Efficacy and Generalizability of Falls Prevention Interventions in Nursing Homes: A Systematic Review and Meta-analysis
To determine the efficacy of fall intervention programs in nursing homes (NHs) and the generalizability of these interventions to people living with cognitive impairment and dementia.
Atypical chest pain is of diverse origin. Typically, we initially consider cardiac etiology. When pain appears non-cardiac, there is a tendency to underestimate the illness, especially if the patient has neuropsychiatric illness. Our resident with dementia and anxiety disorder had chest pain; the diagnosis was unexpected.
Psychotropic medications are often prescribed to manage behavioral and psychological symptoms of dementia (BPSD) in nursing home (NH) residents, although these medications may lack efficacy for BPSD and can have adverse effects. NHs can receive a deficiency of care citation for inappropriate psychotropic medication use (F-758 tag). To promote more effective dementia care, some states specify dementia-specific training requirements for NH nursing staff. The occurrence of F-758 citations related to care of residents with dementia was examined in relation to the presence of state-level dementia-specific in-service training re...
Many older adults do not plan for their LTSS needs. When older adults experience a health crisis (e.g. hospitalization, worsening dementia), family members must often react to the crisis. With PCORI funding, we developed PlanYourLifespan.org (PYL.org) as a national, free, publicly available website that enables older adults and families to understand future needs and plan for what they will need as they age. Different than end-of-life planning, PYL.org focuses on what LTSS people will need when they are in their 80 ’s, 90’s, and 100’s.
Most behaviour assessment tools used in long-term care (LTC) involve retrospective reports. These assessments are prone to errors in recall and provide little opportunity to identify the context of behaviours. Furthermore, these assessments are often underused, prone to incomplete and inaccurate data collection, and the results can be difficult to analyze. To address these problems, we developed a Dementia Observations (DObs) mobile application for direct observation of behaviour symptoms. Direct observation of behaviour provides more detail about the frequency, duration, precipitants, and patterns.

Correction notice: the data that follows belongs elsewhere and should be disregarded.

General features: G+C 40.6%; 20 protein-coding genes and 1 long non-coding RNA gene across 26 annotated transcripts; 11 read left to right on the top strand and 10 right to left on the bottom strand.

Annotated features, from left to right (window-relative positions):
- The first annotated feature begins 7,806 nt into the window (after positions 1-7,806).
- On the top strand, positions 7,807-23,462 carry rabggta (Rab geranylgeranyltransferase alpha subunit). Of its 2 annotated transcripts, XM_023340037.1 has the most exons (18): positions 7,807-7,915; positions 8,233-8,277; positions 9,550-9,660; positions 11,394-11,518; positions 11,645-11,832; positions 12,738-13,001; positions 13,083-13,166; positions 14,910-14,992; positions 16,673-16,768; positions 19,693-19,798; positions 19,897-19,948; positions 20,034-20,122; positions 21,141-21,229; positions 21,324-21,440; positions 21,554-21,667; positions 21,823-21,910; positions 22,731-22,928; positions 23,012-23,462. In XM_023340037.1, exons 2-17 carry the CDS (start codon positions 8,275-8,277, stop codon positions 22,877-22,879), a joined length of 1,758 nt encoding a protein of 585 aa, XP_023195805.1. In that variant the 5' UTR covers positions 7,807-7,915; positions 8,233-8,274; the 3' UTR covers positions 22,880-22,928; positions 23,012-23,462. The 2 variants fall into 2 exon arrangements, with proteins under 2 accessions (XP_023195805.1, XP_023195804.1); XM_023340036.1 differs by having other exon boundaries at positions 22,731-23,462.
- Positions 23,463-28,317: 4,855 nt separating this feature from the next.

Up to 38% of individuals with advanced dementia experience clinical depression. Although studies demonstrate lower rates of clinical depression as dementia advances, this may be attributed to the difficulty of assessment at this stage. Clinical interviews are thorough in assessing depression, though they are time- and resource-contingent. As such, healthcare providers often turn to screening tools or scales. However, conventional tools for assessing depression have problems with validity in this population.
Symptoms of delirium are common in the post-acute care setting, particularly in patients who have dementia or are approaching the end of life. When behavioral measures fail to adequately manage symptoms, there are few alternative options. Antipsychotic medications have long been the mainstay of pharmacologic treatment for delirium, despite a paucity of evidence for efficacy and newer data suggestive of possible harms. Moreover, the use of a new antipsychotic medication in veterans admitted to a short-term rehabilitation center is seen as potentially inappropriate and negatively affects the CMS/Medicare Quality Indicator (QI) profile.
At San Francisco Veterans Affairs Health Care System (SFVA) Community Living Center (CLC), most veterans have dementia plus co-occurring mental illness. Many demonstrate distressed behavior that interferes with care. CLC restorative care and mental health staff identified the need to improve engagement of veterans with dementia or behavioral challenges, and improve care partner training. Along with researchers at SFVA, they implemented PLI É, a novel integrative group exercise program for people with dementia.
Behavioral Psychological Symptoms of Dementia (BPSD) are described as symptoms of apathy, agitation, inappropriate vocalization, aggression, wandering, and resistiveness to care. Not managing BPSD appropriately can cause an increase in frustration, stress, and burnout amongst staff members, and negatively impacts the health and quality of life for residents with dementia. Psychotropic medications are often administered to residents with BPSD in long-term care facilities and can lead to adverse effects such as an increase in falls, mortality, cardiovascular events, and hospitalizations.
Individuals with dementia who exhibit adverse behaviors are often treated with psychotropic medications despite harmful side effects and recommendations to use non-pharmacological interventions. Cognitive Stimulation Therapy (CST) has consistently been shown to improve cognitive functioning and quality of life (QOL) in individuals with mild to moderate dementia, and reduce the number of adverse behaviors.
Post-traumatic hydrocephalus (PTH) or secondary normal pressure hydrocephalus (NPH) are common complications that follow traumatic brain injury (TBI). PTH clinical features are similar to NPH and can be characterized by a triad of gait apraxia, cognitive deficits, and urinary incontinence. Symptoms may progress to psychomotor slowing, dementia, and the need for institutionalized care. Additionally, patients with TBI often experience a loss of impulse control, aggressive behaviors, and personality changes.